The Oconee County School System is opening the doors of the new Dove Creek Elementary School to the public following a ribbon cutting ceremony at 10 a.m. on July 24, the same day teachers report back for duty.
The first day for students at the new school at 7921 Hog Mountain Road in the far west of the county is Aug. 1.
Because of the delay in construction of entrances to the new school due to discovery of a high pressure gas line next to the school site, visitors on July 24 will have to approach and leave the school in a roundabout way.
Cars must turn off Hog Mountain Road onto the existing Osborne Road, then turn onto V.M. Osborne Road to find the entrance to the School at Dewey Road just south of Hog Mountain Road.
The planned entrances to the new school off Hog Mountain Road are not scheduled to be completed until the end of October, according Emil Beshara, director of the Oconee County Public Works Department.
Tours of the new building will follow the ribbon cutting ceremony on the 24th.
The Oconee County Board of Commissioners, in a called meeting on June 12, agreed to spend an additional $322,481 for the labor costs of relocating the high pressure gas line at the construction site for the entrances to the new school.
|Site Plan With Planned Entrances Dove Creek Elementary|
(Click To Enlarge)
The Board also approved an intergovernmental agreement with the City of Winder, owner of the gas line, in which Winder agreed to pay for the materials needed for the pipeline relocation.
The additional pipeline cost brings to $2,924,931 the amount the county is spending on the road work for the two school entrances.
The Board had voted in March to spend $2,573,673 for construction of the road modifications for the school’s entrances, and in May, the Board approved spending $28,777 for additional right of way for project.
In early 2017, the Board of Education purchased four parcels on Hog Mountain Road between Osborne Road and Dewey Road northwest of U.S. 78 for the Dove Creek Elementary School and a future middle school.
Cost of the properties was $1,057,643, including a brokerage fee of $7,500 to Thomas Little of Southern Land Exchange on Daniells Bridge Road, according to Anisa Sullivan Jimenez, director of Communications for Oconee County Schools.
In addition, the School System spent $13,153,000 for construction of the school and expects to spend an additional $807,650 in architectural fees, surveying and site testing, according to Jimenez.
The site is to have two entrances, one off Hog Mountain Road for buses and the other off V.M. Osborne Road for parents.
School Superintendent Jason Branch told the Board of Education earlier this year that the School System became aware of problem the gas pipeline created for construction of those entrances only in December of last year.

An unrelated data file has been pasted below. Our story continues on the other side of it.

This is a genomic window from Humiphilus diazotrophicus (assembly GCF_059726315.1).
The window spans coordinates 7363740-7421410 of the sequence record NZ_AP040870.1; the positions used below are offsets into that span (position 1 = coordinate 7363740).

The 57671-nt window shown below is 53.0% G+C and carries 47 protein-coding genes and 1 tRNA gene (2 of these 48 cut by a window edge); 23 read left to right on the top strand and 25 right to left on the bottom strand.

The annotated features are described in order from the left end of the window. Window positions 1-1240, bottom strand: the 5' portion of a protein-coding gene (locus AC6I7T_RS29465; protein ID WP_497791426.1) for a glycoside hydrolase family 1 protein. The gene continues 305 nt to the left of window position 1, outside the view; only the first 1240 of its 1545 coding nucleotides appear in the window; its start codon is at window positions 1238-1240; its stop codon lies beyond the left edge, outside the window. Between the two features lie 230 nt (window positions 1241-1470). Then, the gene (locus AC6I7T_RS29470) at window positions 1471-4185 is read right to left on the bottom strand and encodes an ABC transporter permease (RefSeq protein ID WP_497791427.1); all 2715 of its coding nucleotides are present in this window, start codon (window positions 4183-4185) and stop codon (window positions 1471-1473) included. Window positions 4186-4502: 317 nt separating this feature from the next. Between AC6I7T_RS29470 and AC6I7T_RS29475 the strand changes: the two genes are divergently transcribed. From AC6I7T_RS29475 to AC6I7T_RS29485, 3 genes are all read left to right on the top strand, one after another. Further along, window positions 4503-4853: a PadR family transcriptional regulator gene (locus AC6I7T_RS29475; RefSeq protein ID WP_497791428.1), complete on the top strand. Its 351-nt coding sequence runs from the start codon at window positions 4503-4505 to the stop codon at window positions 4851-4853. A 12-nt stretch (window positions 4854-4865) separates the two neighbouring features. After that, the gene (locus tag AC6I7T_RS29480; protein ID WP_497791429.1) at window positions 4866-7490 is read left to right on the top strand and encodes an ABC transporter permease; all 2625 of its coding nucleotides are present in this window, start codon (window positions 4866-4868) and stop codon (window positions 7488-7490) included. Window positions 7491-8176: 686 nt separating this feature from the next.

The only portion of the entrance project that will be paved and ready for traffic by August 1 is V.M. Osborne Road from Osborne Road to the car entrance at Dewey Road, Beshara told me in a pair of email exchanges on Wednesday.
Buses will use a temporary entrance off Hog Mountain Road that is graveled but not paved, Beshara said.
V.M. Osborne Road will not be connected to Hog Mountain Road at that point, Beshara said. All incoming traffic to the school and leaving the school will need to use V.M. Osborne Road off Osborne Road.
Cars leaving the school will need to travel V.M. Osborne Road to Osborne Road and then connect back to Hog Mountain Road.
When the road work is completed, cars will be able to exit the school by turning right on V.M. Osborne Road to Hog Mountain Road, where they can turn left or right, but entrance to the school by cars will be possible only by using both Osborne Road and V.M. Osborne Road.
“We do not want any through traffic on Dewey Road,” Beshara wrote.
Gas Line Relocation
The realignment of Osborne Road with Hog Mountain Road also will be incomplete when school starts, Beshara said.
The Georgia Department of Transportation has said “those aspects of the project cannot begin until the gas line is relocated,” Beshara wrote. Hog Mountain Road is a state highway.
Beshara said he expects the gas pipeline relocation to be completed by Aug. 10.
While the timetable could change, Beshara said he believes the entire project should be completed by the end of October.
“We are all working on expediting the delivery schedule,” Beshara said, “and hope to have it all ready before the deadline.”
Note: This story has been updated at 10:25 a.m. on 7/16/2018 to clarify the details of the auto entrance and exit from the school. The initial story said that entrance and exit is off Hog Mountain Road, but it is off V.M. Osborne Road a short distance from Hog Mountain Road. I apologize for the error and thank Public Works Director Beshara for pointing it out to me. The post has been modified at 9:45 p.m. on 7/16/2018 to indicate that the total cost of the purchase of the land for the school did include the brokerage fee. The information I received initially reported the brokerage fee separately.
Maybe next time OCS endeavors to build a school, they will do their due diligence to discover existing infrastructure that may pose problems.
Are all these entrances and exits as convoluted as they sound? So the BOC had to spend twice as much on the roads and access to the property as the BOE spent on the actual land.
An extra third of a million dollars laid on the Oconee County taxpayers because of the sudden discovery of a high-pressure gas line.
How nice the BOE voted to spend the money. Our money, by the way. Not theirs.
Why the first penny of taxpayers' dollars is used to pay for the error in which the money spigot had not one shred of responsibility.
You can't make this stuff up, except within the annals of "governance."
Check out what Mark Twain said about school boards.
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